In 2008, Denise Amber Lee made a desperate call to police from the back of her abductor's car. She spent more than five minutes on the phone with a 911 operator, but police were not able to pinpoint her location.
She was sexually assaulted and killed.
Her husband has been pushing for changes ever since.
Tuesday, Nathan Lee returned home from a trip to Washington D.C. where he met with the Federal Communications Commission.
He was pushing for changes to cell phone carrier regulations.
"All they needed was just a general area, and they weren't able to get anything," Lee told Fox 13 News in his first interview since returning from his meeting with the FCC.
Lee said federal regulators must force cell phone companies to improve their GPS locating technology.
"It's just whether cell providers are going to be told they need to do it or not. And hopefully, they will be told they need to do it," he said.
Lee, who raises the two boys he had with Denise, said he still has trouble listening to the 911 call she made, during which she begs the operator to send someone.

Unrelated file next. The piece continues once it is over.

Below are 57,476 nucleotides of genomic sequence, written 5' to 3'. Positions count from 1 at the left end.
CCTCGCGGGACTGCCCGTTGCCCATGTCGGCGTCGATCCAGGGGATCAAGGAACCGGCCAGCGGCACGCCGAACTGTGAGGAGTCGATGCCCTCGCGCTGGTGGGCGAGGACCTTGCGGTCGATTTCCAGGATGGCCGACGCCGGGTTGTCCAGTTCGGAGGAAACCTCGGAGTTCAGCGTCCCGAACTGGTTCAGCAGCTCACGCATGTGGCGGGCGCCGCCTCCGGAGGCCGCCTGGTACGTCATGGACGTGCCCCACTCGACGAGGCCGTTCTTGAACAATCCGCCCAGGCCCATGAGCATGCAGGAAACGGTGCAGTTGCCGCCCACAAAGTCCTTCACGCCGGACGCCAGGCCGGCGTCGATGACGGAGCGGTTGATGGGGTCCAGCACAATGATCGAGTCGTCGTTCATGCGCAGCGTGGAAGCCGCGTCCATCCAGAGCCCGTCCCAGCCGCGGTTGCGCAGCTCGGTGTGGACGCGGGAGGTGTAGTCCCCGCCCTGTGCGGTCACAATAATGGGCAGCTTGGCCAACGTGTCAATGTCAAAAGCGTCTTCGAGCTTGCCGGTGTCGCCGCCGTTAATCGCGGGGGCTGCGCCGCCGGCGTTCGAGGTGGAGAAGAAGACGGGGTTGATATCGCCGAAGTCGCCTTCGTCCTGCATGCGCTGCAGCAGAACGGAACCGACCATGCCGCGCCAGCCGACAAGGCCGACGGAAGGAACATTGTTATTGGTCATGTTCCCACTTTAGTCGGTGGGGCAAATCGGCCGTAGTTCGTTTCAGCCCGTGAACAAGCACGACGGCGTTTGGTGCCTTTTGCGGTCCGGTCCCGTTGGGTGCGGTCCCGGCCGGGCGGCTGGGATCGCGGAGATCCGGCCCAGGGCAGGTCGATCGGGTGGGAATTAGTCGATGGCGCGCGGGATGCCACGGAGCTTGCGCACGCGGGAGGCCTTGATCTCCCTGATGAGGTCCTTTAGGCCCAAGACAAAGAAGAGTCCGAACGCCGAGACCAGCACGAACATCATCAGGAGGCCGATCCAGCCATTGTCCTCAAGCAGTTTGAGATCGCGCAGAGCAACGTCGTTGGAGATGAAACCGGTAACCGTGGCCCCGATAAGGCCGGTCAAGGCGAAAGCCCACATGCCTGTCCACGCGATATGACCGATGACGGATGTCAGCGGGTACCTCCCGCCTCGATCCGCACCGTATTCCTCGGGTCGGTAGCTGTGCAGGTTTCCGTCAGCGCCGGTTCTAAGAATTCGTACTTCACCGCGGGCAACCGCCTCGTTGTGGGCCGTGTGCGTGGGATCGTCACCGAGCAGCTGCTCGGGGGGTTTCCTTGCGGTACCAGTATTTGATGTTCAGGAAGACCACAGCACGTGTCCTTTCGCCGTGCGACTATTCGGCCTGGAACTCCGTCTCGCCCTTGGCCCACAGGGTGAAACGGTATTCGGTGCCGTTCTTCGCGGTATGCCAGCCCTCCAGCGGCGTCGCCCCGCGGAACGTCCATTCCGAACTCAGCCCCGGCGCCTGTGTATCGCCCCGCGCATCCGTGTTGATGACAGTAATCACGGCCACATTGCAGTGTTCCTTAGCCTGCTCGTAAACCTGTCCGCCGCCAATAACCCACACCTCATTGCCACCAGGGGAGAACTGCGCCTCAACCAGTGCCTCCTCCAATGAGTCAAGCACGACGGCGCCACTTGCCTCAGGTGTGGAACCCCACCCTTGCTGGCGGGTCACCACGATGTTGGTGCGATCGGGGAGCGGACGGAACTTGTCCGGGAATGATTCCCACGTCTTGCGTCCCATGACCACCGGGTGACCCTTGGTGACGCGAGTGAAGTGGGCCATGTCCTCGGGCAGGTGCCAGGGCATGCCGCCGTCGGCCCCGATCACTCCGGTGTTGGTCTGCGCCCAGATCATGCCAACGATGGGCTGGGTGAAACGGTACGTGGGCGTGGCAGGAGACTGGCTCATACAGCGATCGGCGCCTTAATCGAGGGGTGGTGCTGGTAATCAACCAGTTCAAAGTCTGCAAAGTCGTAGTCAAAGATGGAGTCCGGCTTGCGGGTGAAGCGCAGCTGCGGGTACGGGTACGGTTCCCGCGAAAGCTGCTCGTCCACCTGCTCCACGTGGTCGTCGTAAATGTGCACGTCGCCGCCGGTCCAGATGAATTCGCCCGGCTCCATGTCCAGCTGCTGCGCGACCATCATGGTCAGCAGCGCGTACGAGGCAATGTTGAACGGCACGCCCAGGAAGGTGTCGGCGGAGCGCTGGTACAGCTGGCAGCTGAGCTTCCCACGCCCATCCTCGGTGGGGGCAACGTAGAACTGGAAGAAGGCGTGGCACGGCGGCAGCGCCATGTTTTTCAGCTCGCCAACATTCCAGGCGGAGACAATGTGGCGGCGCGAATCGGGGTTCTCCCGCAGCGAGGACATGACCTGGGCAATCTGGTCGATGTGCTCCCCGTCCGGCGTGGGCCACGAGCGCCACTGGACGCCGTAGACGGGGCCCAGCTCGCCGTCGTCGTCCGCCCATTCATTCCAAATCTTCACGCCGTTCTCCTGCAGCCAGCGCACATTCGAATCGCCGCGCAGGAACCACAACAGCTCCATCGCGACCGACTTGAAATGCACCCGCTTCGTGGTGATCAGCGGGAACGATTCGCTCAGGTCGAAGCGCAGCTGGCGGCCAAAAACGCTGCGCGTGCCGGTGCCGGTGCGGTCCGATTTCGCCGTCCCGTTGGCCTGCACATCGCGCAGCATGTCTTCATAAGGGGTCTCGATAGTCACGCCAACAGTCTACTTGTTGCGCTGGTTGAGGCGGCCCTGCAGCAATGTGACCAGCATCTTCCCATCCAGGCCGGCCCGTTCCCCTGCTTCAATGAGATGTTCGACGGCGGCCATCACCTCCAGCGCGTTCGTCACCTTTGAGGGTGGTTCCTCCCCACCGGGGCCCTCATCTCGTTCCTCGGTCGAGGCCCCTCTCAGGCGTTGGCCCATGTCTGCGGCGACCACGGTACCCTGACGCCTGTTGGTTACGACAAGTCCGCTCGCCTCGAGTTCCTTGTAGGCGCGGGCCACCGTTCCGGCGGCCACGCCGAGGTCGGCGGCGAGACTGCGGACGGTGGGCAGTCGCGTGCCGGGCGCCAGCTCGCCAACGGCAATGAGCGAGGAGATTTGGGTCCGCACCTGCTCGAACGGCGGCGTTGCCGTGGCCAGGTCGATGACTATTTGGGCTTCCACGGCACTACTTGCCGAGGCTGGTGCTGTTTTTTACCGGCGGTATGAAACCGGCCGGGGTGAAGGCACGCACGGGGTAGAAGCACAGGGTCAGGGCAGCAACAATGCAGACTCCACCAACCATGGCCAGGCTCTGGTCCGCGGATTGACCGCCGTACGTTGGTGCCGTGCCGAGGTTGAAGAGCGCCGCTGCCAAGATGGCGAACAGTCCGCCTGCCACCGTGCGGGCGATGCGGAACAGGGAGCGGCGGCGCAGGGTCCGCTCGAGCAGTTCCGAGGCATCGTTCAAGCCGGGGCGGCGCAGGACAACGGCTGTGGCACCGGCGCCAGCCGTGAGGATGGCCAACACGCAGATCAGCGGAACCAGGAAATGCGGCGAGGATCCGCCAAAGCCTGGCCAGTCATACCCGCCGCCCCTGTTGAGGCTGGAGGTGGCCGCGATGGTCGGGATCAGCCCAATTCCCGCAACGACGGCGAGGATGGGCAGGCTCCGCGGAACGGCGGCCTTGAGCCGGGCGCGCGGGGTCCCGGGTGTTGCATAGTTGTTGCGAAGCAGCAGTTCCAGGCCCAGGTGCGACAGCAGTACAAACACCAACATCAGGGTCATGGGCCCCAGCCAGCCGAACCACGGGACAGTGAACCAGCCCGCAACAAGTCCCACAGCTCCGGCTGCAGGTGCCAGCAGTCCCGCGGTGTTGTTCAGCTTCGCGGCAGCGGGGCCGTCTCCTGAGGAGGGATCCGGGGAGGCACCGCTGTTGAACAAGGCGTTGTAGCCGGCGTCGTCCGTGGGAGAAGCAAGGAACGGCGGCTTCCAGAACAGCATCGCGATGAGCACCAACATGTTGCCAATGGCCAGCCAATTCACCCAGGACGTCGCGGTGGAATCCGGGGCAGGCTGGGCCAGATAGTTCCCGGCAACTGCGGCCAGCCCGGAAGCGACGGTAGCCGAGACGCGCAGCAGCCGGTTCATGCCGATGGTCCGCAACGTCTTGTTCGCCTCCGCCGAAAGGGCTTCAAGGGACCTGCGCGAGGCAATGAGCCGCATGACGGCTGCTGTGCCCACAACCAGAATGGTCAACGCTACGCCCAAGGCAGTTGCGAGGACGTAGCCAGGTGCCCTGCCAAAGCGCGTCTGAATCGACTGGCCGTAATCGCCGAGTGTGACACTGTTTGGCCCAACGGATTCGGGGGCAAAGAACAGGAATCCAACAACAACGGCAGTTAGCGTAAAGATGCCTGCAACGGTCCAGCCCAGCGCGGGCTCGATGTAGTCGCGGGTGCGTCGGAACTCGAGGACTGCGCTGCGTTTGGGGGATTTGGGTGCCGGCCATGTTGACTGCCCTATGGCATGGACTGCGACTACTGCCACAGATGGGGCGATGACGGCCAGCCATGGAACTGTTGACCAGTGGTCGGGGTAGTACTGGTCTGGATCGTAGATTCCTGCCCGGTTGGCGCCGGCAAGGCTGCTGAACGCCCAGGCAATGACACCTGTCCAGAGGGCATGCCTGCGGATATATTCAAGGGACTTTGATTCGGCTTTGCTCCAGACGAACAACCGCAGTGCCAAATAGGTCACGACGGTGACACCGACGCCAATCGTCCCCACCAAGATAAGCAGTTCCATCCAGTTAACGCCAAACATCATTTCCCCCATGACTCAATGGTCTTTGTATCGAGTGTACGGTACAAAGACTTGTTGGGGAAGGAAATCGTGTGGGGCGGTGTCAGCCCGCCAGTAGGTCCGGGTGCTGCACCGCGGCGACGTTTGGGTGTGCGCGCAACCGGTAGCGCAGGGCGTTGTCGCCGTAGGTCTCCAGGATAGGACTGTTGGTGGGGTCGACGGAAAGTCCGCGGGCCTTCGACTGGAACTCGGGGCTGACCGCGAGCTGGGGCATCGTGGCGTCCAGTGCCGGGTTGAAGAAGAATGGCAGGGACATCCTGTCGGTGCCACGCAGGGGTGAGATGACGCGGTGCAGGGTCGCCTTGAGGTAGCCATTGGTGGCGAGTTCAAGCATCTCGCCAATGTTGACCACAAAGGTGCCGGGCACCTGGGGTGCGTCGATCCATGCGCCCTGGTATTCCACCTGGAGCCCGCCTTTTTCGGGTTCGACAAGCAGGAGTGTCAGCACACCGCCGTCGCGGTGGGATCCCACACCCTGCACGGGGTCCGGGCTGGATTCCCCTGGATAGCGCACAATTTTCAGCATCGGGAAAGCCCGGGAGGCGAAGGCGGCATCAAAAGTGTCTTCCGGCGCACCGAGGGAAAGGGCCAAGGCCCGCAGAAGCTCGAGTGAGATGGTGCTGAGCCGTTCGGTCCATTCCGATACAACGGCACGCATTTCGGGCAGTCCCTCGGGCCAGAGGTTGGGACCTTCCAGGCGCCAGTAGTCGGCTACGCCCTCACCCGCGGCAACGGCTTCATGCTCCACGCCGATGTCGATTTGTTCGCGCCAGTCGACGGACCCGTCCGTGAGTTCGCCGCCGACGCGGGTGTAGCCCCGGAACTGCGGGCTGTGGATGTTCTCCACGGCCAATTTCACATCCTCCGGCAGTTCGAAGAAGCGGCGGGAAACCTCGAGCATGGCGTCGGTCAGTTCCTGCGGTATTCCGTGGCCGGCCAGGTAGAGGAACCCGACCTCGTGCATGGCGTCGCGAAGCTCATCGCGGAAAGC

"It was actually horrendous for me to have to listen to it. And I don't want to have to listen to it ever again," he said. "It was basically her last plea for help."
Lee has spent a lot of time working on ways to improve the 911 system following his wife's death. Five calls were made to police the day she was killed, including one from a witness who heard screaming from the car of her murderer, Michael King.
Florida lawmakers have since passed the Denise Amber Lee Act, which provides voluntary training to 911 operators.
"I know Denise is proud of the progress we've made. I know she'd be happy to see where we're at," Nathan said. "That gives me motivation to make sure that what I'm doing in telling her story is going to help hopefully somebody else from going through that."
Lee said neither the FCC nor cell phone representatives made promises, but he feels progress was made.
King was convicted of the murder, and is currently on death row.
FOX 13 / WTVT-TV
Didn't find what you were looking for?